June 27, 2011

Maple Oatmeal Bread

I made a list of 24 things.
It's kind of random. 
Except for the numbers and the fact that I'm going to do all of the things on it. 
It has things like running and riding my bike. Planning my life. Reading books and getting stuff done.  Baking and trying new food. Playing the piano and taking more photos. Throwing parties and making art and stuff like that. You know, hanging out and going places and doing nice things for people.
You already know about #14. I'm baking 14 different kinds of bread and giving them away. This is loaf #5. I gave it to our bffs. They liked it. Probably because it's moist and maple-y and sweet and oat-y all at the same time.

p.s. This loaf is featured on the yeast spotting website!

Maple Oatmeal Bread
Slightly Adapted from King Arthur Flour

For the Dough:

3/4 cup + 2 tablespoons hot water
3/4 cup old fashioned rolled oats
1/4 cup maple syrup
1/4 cup butter, softened
1 1/4 teaspoon salt
1/2 teaspoon maple extract
1/2 teaspoon cinnamon
2 cups all purpose flour
3/4 cup whole wheat flour
2 1/4 teaspoon yeast

For the Topping:

2 tablespoons butter, melted
2 tablespoons brown sugar
1/4 cup old fashioned rolled oats

In a large bowl, combine the hot water, oats, maple syrup, butter, salt, maple extract and cinnamon.
Add the flours and yeast and stir until a rough dough forms.
Knead on a floured counter top (or using the dough hook on a stand mixer) until a springy, elastic and cohesive dough has formed, roughly 7-10 minutes.
Transfer the dough to a lightly greased bowl, cover with plastic wrap and let rise until double, about 1 hour.

Remove the dough from the bowl, gently degas it and form it into an 8 inch log.
Place it into a greased 8 1/2 x 5 inch loaf pan, cover and let proof for 1 hour.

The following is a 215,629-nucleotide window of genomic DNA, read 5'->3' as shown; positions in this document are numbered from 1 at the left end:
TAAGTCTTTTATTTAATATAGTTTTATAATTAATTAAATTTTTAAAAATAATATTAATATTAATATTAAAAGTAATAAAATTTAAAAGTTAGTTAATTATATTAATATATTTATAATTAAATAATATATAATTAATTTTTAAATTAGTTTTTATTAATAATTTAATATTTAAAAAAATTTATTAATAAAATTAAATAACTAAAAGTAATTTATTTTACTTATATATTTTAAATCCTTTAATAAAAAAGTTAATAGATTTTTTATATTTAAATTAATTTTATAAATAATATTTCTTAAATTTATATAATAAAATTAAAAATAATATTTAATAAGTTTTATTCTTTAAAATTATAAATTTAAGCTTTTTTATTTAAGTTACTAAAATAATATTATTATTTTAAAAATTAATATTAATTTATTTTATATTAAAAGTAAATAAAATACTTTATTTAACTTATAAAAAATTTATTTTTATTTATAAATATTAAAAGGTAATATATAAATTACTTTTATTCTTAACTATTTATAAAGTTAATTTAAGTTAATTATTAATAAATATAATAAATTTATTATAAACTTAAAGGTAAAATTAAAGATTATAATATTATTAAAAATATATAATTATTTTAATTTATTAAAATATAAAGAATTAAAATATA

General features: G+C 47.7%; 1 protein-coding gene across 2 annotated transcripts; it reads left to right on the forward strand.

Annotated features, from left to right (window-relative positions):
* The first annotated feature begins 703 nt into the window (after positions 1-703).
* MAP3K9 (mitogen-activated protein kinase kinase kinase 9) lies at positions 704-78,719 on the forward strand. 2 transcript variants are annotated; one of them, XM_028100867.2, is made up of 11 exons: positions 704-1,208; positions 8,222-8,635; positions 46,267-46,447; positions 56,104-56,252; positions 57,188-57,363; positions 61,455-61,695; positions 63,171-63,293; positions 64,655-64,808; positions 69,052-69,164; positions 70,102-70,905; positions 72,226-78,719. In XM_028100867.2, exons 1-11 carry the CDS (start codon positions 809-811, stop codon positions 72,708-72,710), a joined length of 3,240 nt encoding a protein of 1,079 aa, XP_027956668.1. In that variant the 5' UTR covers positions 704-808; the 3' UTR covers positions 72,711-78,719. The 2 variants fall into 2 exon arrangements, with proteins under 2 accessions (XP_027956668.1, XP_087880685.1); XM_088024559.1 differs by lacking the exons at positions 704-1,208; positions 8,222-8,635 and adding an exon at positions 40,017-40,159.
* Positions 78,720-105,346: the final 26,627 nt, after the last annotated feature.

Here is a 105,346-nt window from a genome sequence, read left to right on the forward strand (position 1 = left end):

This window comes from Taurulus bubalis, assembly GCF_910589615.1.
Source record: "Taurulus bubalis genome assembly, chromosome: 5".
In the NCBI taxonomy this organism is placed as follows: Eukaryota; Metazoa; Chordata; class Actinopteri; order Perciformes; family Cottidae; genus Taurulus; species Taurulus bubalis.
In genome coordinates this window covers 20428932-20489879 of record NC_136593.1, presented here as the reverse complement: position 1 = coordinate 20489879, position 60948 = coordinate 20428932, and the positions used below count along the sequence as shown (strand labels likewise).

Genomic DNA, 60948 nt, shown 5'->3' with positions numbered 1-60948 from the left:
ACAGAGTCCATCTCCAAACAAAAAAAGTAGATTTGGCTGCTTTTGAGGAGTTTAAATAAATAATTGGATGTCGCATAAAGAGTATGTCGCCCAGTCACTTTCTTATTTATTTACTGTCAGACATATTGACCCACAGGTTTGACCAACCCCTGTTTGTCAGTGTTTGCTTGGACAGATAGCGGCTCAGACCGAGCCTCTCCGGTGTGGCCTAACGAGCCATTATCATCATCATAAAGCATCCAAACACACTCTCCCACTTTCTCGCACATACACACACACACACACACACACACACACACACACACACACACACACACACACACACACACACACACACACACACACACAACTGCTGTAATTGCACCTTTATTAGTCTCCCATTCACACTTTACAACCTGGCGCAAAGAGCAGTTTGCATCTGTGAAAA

Bake at 350 degrees for 45 minutes, or until the top is golden brown and the internal temperature is about 190 degrees.
Let cool on a wire rack.
While the dough is cooling, make the topping by combining the melted butter and brown sugar. Drizzle this over the warm bread and sprinkle with the oats.


-You can totally leave the glaze off if you want a healthier bread or one that you could use for sandwiches. I was also thinking about adding it before baking so that it could sink in and the oats could get toasty. If you try it that way let me know how it goes.
-When I saw cinnamon on the ingredient list I was really, really tempted to leave it out. Not because I don't love cinnamon, because I so do. I just wanted this to be a maple bread, and I was afraid the cinnamon would try to steal the show. But it didn't. It turned out to be a subtle compliment to the maple.
-The original recipe said to tent the bread with tinfoil after about 15 minutes of baking to prevent browning. I kept checking mine but I never thought it got brown enough to tent. Proceed with caution just in case.


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